Friday, December 07, 2007

Blame where blame is due

Operation Rescue and many of its visitors have their panties in a twist because of Kim, the staffer who called 911 when Laura Smith stopped breathing during her abortion.

The title of the post, "911 Call Reveals Cold-Hearted Attitude Toward MA Woman’s Abortion Death", is itself needlessly judgmental. Then OR says:

Audio files and transcripts obtained by Operation Rescue of a 911 call and subsequent communications between emergency responders reveals a cold-hearted dispassion concerning the death of a Massachusetts woman during an abortion in September.

Records show that a woman named Kim, who was an employee of “Women’s Health Center,” an abortion office owned and operated by Rapin Osathanondh, made a 911 call to the Hyannis Fire Department on September 13 requesting medical assistance for a woman who had aspirated and was not breathing. ....

“I’ve heard people order pizza with more emotion than that clinic worker had when calling help for Laura,” said Operation Rescue spokesperson Cheryl Sullenger.

The folks leaving comments are even worse:

I would think if someone was lying dead in the next room, I might reflect a little more anxiety in my voice than this woman, Kim. It almost sounded like she was bored with the question when he asked her phone number.


Since Kim works for an abortionist, she sees death on a daily basis…no big deal to her. Anyone who works for an abortionist has to be very cold.


Just another example of “business as usual” at an abortion clinic.
The lack of emotion/concern in Kims voice is most likely due to training she received that stresses NO URGENCY when summoning help for a “botch victim”. After all, we don’t want any attention being drawn to a clinic where they don’t have the resources or the staff to handle an emergency.

We can have no idea what was going on in Kim's heart or head. Maybe she was indeed cold and callous. But there are three other far more likely explanations for her "improper" emotion during the 911 call:

1. Kim was being as professional as she knew how to be. Medical personnel and people who work in medical settings are (at least supposed to be) trained on how to handle emergencies, and one thing they train you to do is to stay calm and cool and very task-oriented. (Stephen King said that when he was being loaded up after the van hit him, he'd asked the medic, "Am I going to die?" The medic had blandly reassured him, "Not today." King said the medic later told him that he didn't expect King to survive the ride to the hospital.) The idea is that you just do Step A, then Step B, then step C, very placidly and methodically, and you can always go home and come unglued later. The last thing you want in an emergency is hysterical, highly emotional staff. You want them as brusque and matter-of-fact as nuns supervising a canned food drive.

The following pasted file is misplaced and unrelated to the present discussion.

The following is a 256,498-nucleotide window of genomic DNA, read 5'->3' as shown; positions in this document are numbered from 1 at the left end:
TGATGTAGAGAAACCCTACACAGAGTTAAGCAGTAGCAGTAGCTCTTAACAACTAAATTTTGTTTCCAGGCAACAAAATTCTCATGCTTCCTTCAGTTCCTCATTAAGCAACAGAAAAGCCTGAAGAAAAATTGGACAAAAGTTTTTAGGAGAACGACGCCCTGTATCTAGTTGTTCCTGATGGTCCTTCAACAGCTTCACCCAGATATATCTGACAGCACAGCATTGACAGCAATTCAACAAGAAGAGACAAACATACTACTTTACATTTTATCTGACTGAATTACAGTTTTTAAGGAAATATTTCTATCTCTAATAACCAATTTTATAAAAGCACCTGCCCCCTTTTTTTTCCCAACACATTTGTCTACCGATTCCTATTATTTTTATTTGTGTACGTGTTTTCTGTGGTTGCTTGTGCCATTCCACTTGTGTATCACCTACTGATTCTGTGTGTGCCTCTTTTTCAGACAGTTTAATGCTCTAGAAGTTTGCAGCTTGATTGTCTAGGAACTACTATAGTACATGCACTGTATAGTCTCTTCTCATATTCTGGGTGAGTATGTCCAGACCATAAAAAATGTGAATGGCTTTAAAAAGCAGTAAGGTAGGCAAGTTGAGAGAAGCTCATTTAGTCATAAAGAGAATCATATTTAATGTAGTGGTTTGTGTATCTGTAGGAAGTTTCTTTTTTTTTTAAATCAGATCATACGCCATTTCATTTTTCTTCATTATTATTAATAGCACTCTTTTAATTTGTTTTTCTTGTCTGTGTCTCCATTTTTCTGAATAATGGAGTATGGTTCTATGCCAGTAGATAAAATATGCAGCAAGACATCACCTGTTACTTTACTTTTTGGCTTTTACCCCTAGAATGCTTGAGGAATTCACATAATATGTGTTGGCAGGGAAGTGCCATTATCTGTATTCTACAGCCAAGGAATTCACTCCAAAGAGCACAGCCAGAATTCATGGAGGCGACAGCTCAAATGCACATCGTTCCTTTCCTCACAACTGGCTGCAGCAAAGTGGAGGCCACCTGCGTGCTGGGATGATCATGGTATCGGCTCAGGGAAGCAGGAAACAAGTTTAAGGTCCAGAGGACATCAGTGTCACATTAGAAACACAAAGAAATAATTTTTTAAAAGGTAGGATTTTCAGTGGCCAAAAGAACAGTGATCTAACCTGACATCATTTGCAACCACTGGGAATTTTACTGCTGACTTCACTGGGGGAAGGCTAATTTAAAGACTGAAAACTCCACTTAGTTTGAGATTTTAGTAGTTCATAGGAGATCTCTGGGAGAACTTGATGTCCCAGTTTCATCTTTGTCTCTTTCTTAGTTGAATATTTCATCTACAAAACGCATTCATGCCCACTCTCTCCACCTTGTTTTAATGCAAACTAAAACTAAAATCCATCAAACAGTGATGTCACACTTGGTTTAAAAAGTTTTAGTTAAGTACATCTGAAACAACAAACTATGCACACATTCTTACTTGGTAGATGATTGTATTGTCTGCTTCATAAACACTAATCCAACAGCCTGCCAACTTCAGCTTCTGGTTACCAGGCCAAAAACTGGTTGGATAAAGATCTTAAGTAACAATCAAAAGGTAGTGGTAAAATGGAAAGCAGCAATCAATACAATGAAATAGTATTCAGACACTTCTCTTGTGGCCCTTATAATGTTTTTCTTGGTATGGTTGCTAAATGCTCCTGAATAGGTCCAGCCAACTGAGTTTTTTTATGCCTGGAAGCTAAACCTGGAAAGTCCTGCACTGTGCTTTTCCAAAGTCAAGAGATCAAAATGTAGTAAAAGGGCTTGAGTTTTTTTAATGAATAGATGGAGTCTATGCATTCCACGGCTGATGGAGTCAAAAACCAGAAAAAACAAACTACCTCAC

2. She could have been so shocked and stunned that she shut down emotionally. Sort of "This can't be happening. We can't be having a patient die! It's all gonna be okay!" Some people respond to a horrible, shocking thing with denial and disbelief as a coping mechanism. Kim could well be one of them.

3. Whoever it was that had told her to call 911 had lied to her, reassuring her that Laura could be easily resuscitated, that the ambulance was just a precautionary measure, that everything was going to be just fine. Back when Gwen Yarbour died at Lovejoy Surgicenter, the prolifers who routinely picketted the place knew about the death before the staff did. One of the prolifers had followed the ambulance to the hospital and stayed to find out if the woman was okay or not. The staff, on the other hand, had been sent home before the ambulance was called, and the next day they were told by the supervisors that Gwen had fully recovered and had gone home. They wouldn't believe the prolifers when they were first told no, Gwen had died. Kim might have made the understandable mistake of trusting her supervisor or the doctor, who she figured had more knowledge than she did.

This said, I can fault somebody -- perhaps Kim, perhaps the people who trained her -- for not giving the proper set of information when calling 911. The dispatcher should have been given the patient's age, whether or not the patient still had a pulse, and what interventions if any were being given. Was the patient intubated? Being bagged with O2? Being given CPR? But, that said, the information was evidently quite enough to dispatch proper help, as OR notes:

“In contrast, it appears that the emergency workers did all they could for Laura. The amount of units that responded, and the call to the Captain indicated that they took the situation very seriously.”

We can not know what went on in Kim's heart or head unless we ask her. And even then, we can't fully know. Only Kim and God know that. Let's stick to judging the behaviors, which is right and appropriate, and leave it to God to judge whether Kim's emotions at the time were "appropriate".

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